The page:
Understanding the Basics of Childhood Asthma

Many children have asthma, a serious and potentially life-threatening illness. Fortunately, there are many medications that can help control and prevent asthma attacks.

Two girls using their asthma inhalers

The symptoms of asthma for most children include coughing, wheezing, and difficulty breathing. They may be brought on or triggered by having a cold, changes in the weather, exercise, or exposure to cigarette smoke, pollen, mold, animals, and pollution. If you can learn the things that trigger your child’s asthma problems, it can help to avoid them, although finding asthma triggers is often difficult.

Asthma is usually easy to diagnose in a child who is wheezing and having trouble breathing, but it becomes more difficult if the child only has a cough or cough-variant asthma. You should suspect that your child may have asthma if he/she has a chronic cough that is worse at night or when they are running and playing, even without wheezing.


The main treatment when your child is coughing, wheezing, or having asthma trouble is to use a “quick relief” bronchodilator, such as albuterol (e.g., Proair, Proventil-HFA, Ventolin HFA, or generic) or levalbuterol (Xopenex or generic). These medications are available for use with a nebulizer or metered dose inhaler. Albuterol is also available as a tablet or syrup, but these don’t act as quickly. Younger children may be able to use asthma inhalers with a spacer or a spacer and mask.

These quick-relief medications are usually used on an as-needed basis. If you are using them regularly, whether on a weekly or daily basis, then your child’s asthma is likely being poorly controlled and would benefit from a preventative medication. During an asthma attack, your child may need to take an oral steroid, such as prednisone or prednisolone.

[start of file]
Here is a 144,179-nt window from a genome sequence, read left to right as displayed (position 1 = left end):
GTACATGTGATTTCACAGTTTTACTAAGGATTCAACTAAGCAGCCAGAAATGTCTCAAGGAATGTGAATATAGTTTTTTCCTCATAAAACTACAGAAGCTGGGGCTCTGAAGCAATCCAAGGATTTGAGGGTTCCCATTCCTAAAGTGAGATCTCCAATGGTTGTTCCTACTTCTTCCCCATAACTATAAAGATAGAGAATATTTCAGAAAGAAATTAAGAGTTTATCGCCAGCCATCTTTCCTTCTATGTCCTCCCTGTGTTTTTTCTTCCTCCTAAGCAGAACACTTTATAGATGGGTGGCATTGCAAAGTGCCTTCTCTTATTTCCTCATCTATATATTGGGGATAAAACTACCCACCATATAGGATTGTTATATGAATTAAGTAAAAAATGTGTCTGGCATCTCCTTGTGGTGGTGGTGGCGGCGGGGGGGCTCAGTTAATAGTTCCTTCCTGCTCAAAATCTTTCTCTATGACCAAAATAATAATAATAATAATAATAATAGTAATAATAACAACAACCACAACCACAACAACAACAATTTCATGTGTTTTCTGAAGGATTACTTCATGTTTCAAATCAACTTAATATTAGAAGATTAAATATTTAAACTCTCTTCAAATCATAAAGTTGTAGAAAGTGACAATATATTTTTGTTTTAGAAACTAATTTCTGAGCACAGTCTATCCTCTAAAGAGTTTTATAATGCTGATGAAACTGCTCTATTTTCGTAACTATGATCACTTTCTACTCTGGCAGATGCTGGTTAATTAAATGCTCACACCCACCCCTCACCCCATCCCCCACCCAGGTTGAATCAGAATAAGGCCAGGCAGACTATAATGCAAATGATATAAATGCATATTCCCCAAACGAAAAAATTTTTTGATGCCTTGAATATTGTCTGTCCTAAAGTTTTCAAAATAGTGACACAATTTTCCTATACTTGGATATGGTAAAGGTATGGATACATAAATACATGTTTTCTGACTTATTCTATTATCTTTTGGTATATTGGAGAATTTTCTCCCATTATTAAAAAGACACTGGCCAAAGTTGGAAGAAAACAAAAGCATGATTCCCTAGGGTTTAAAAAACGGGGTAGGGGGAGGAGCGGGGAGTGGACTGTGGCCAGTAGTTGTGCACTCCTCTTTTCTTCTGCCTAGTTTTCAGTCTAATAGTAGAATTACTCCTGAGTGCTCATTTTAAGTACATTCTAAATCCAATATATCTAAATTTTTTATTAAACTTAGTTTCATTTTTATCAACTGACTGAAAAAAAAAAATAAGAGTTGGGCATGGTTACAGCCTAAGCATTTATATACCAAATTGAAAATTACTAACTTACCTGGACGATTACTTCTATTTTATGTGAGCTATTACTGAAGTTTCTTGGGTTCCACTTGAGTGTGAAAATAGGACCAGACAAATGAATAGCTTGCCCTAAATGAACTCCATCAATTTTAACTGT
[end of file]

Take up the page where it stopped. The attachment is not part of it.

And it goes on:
The goal of treating asthma is for your child to be symptom-free and able to perform normal activities. Asthma should not usually limit your child’s activities, unless they are having an asthma attack at the time.

In addition to avoiding triggers, asthma can often be prevented by taking a daily preventative medication. These include inhaled steroids, such as Flovent HFA, Pulmicort Flexhaler, Qvar RediHaler, Alvesco, and Asmanex, which are used every day, even when your child is not having any asthma symptoms. These are available as metered-dose inhalers and newer dry powder inhalers. Pulmicort is also available in a form that can be given with a nebulizer (Pulmicort Respules), which is convenient for younger children.

Other preventative medications combine a steroid with a long-acting bronchodilator. They are used in children with moderate to severe asthma that isn’t controlled with an inhaled steroid and can include Advair HFA, Advair Diskus, Dulera, and Symbicort. The other main type of preventative medication is leukotriene modifiers, such as Singulair (montelukast), available as granules and as a chewable tablet for younger children.

If your child is already on a preventative medication and continues to need a “reliever” medication on a regular basis, then your child likely needs to take another preventative medication or a higher dosage of their current ones. For example, if they are already taking Advair 100/50, then they may need to be increased to a higher dose, such as the 250/50 form of Advair and/or Singulair might be added to the treatment plan.